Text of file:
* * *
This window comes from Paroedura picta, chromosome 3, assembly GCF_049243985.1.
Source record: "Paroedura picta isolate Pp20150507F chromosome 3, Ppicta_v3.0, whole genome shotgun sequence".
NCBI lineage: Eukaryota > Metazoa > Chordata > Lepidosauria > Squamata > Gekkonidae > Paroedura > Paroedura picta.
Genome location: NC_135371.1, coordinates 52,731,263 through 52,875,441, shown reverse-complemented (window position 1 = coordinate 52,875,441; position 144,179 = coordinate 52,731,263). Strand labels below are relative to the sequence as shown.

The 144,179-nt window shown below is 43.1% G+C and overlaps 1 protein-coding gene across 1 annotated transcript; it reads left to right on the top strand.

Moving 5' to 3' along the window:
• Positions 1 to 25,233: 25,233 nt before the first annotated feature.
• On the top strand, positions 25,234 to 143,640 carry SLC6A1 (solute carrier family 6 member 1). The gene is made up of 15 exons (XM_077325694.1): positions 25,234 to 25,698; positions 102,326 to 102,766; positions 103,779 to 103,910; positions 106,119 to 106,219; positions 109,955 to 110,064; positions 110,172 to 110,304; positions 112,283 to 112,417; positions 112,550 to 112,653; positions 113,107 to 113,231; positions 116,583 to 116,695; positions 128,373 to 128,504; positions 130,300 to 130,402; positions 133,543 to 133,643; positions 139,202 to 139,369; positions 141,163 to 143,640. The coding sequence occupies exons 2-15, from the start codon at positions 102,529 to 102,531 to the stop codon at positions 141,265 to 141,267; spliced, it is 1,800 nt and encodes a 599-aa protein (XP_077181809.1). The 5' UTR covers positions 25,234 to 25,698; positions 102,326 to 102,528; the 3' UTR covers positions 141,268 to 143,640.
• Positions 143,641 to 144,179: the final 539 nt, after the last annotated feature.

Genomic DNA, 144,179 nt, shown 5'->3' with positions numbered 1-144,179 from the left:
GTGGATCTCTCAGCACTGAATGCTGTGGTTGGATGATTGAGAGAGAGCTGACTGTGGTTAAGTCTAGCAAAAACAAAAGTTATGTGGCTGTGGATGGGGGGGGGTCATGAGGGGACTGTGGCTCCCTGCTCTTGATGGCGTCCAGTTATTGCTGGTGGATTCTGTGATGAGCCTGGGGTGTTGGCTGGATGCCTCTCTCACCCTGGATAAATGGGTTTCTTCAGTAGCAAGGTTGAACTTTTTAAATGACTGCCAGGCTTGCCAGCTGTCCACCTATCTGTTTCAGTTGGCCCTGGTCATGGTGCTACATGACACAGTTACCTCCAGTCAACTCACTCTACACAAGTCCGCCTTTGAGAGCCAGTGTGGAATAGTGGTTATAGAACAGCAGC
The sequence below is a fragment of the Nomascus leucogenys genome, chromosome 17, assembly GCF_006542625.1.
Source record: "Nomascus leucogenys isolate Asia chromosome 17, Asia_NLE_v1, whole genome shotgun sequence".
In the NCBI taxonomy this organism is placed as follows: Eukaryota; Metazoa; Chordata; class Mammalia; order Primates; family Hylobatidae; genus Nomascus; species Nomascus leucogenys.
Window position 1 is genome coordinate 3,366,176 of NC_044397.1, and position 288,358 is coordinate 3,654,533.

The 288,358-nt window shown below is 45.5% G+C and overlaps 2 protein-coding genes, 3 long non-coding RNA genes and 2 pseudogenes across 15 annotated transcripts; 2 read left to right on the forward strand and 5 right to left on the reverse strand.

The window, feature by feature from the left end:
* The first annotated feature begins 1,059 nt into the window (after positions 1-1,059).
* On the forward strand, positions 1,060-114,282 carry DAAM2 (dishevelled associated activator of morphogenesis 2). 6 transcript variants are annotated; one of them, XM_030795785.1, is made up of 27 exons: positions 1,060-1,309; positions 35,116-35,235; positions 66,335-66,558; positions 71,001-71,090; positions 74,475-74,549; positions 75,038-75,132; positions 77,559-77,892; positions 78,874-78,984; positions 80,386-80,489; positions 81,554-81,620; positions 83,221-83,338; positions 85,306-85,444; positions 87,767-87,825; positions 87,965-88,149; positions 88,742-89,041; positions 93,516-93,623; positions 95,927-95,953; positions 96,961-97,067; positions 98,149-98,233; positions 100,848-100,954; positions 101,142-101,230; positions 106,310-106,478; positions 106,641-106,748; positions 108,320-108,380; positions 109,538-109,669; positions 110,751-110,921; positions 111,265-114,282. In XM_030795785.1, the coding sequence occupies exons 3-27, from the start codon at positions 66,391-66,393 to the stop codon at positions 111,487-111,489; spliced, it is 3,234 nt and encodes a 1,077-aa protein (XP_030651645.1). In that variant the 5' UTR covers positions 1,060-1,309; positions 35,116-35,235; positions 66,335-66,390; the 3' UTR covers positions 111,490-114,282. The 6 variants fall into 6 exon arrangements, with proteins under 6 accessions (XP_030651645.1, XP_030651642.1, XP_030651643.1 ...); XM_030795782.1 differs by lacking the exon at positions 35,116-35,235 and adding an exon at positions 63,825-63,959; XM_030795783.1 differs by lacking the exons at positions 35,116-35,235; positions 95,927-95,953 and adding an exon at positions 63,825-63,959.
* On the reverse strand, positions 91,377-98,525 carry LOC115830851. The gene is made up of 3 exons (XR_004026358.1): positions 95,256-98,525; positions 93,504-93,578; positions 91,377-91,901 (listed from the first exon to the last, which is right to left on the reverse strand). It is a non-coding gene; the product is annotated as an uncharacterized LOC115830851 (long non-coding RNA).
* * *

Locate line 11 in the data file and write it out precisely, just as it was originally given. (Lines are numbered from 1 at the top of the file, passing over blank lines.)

GTGGATCTCTCAGCACTGAATGCTGTGGTTGGATGATTGAGAGAGAGCTGACTGTGGTTAAGTCTAGCAAAAACAAAAGTTATGTGGCTGTGGATGGGGGGGGGTCATGAGGGGACTGTGGCTCCCTGCTCTTGATGGCGTCCAGTTATTGCTGGTGGATTCTGTGATGAGCCTGGGGTGTTGGCTGGATGCCTCTCTCACCCTGGATAAATGGGTTTCTTCAGTAGCAAGGTTGAACTTTTTAAATGACTGCCAGGCTTGCCAGCTGTCCACCTATCTGTTTCAGTTGGCCCTGGTCATGGTGCTACATGACACAGTTACCTCCAGTCAACTCACTCTACACAAGTCCGCCTTTGAGAGCCAGTGTGGAATAGTGGTTATAGAACAGCAGC